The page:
Recently, I happened to glance through reports stating that ailing BlackBerry handset-maker Research in Motion (NAS: RIMM) is considering splitting its hardware and services businesses, or even considering a possible sale to Amazon or Facebook. But, individuals close to the situation later dismissed these reports, dubbing the whole instance as "a silly fantasy."
People close to RIM went on to say that such a move would achieve nothing, and that it would rather boost shareholder value by following a turnaround strategy involving the release of newer devices in the coming months.
First of all, the premise of selling RIM's entire business to the likes of Microsoft (NAS: MSFT) doesn't really make sense when you're already in the process of churning out a new product. Also, Mr. Softy has his own problems in the smartphone business, given its relationship with ailing device maker Nokia (NYS: NOK) . Moreover, selling off the company's hardware business, while retaining its software business and vice-versa, can be likened to clapping with just one hand, as the two divisions require each other's cooperation for seamless integration.
Does RIM really look like a value at current levels?
A bargain price?
Take it this way -- RIM's market cap currently stands at around $5 billion, while the intangible assets on its balance sheet are valued at about $3.3 billion. But, that's just a theoretical value and, given the patent wars that tech giants such as Apple (NAS: AAPL) and Google (NAS: GOOG) have been waging all these years, RIM's patents could be valued at more than that. If you're not enthused by intangibles, consider the fact that RIM's $5 billion market cap is currently below its tangible book value, estimated at about $6.5 billion. that might seem to be a good enough reason to buy the stock; however, there are problems that you need to take into account, as well.
RIM has seen its net income decline sharply over the last few quarters, to end in a loss of $125 million during its latest fourth quarter results. The company has also gone on record to warn investors that its operating profit could dip into the red in its forthcoming quarter.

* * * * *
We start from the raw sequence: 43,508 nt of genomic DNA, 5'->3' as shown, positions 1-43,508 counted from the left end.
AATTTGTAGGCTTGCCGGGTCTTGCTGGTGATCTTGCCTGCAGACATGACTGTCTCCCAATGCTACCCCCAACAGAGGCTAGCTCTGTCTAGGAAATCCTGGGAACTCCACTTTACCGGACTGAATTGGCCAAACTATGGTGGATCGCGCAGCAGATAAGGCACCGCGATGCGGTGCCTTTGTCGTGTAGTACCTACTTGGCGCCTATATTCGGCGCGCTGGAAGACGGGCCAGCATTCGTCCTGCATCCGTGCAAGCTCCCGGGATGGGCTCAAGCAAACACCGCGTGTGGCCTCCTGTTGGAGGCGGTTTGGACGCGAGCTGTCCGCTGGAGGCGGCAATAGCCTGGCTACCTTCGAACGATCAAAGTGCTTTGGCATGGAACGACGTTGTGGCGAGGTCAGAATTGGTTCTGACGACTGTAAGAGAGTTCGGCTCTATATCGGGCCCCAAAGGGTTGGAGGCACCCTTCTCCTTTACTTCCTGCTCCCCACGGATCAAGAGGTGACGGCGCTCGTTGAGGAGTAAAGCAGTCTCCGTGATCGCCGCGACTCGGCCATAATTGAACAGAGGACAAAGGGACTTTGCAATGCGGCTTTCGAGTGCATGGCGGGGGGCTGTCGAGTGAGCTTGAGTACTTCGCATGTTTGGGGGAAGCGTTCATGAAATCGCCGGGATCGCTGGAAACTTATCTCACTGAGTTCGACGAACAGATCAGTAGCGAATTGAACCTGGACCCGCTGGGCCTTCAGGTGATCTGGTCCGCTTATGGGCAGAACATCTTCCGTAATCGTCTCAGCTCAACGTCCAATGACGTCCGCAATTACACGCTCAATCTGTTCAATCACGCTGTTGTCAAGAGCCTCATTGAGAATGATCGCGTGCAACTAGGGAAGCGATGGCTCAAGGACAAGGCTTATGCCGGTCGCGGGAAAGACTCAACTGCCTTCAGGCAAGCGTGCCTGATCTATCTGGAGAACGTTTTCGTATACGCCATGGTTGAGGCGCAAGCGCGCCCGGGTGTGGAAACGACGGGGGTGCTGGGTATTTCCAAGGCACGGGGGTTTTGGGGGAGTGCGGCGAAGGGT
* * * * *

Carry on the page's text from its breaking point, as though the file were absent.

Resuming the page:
To control the damage, the company has been laying off staff to cut its operating expenses, targeting $1 billion in savings. Unfortunately, cost cutting alone won't be good enough to solve all of its problems.
Making a come back
On the bright side, RIM is planning to introduce devices based on the all-new BlackBerry 10 platform by the end of this year. Will it be too late by then? The company claims that it would make available two main types of BB10 devices. Its L-Series would have a large 4.2 inch screen without a physical keyboard, and its N-Series would have a smaller 3.1 inch screen, but with a traditional QWERTY keyboard.
Not exactly ground breaking in the features department, but it will be interesting to see how well these devices sell once they're released. Apple and Nokia are also set to release new phones later this year, possibly rendering RIM's new BB10-based phones obsolete in the process.
The Foolish bottom Line
RIM's stock seems undervalued for now, but at the same time, the future prospects of the company seem quite uncertain. If you're interested in staying up to speed with RIM's progress, consider adding it to your free watchlist. RIM may not be an ideal play in the long term, but you can check out our free report that highlights one winner for the nascent technology trend of "big data." The report is entitled "The Only Stock You Need To Profit From the NEW Technology Revolution," and you can claim a copy of it, absolutely free of charge, by clicking here now.
The article Should You Buy RIM at These Levels? originally appeared on Fool.com.
Keki Fatakia does not hold shares in any of the companies mentioned in this article. The Motley Fool owns shares of Microsoft, Apple, and Google.Motley Fool newsletter serviceshave recommended buying shares of Microsoft, Apple, and Google.Motley Fool newsletter serviceshave recommended creating a bull call spread position in Microsoft.Motley Fool newsletter serviceshave recommended creating a bull call spread position in Apple. The Motley Fool has adisclosure policy. We Fools may not all hold the same opinions, but we all believe thatconsidering a diverse range of insightsmakes us better investors. Try any of our Foolish newsletter servicesfree for 30 days.
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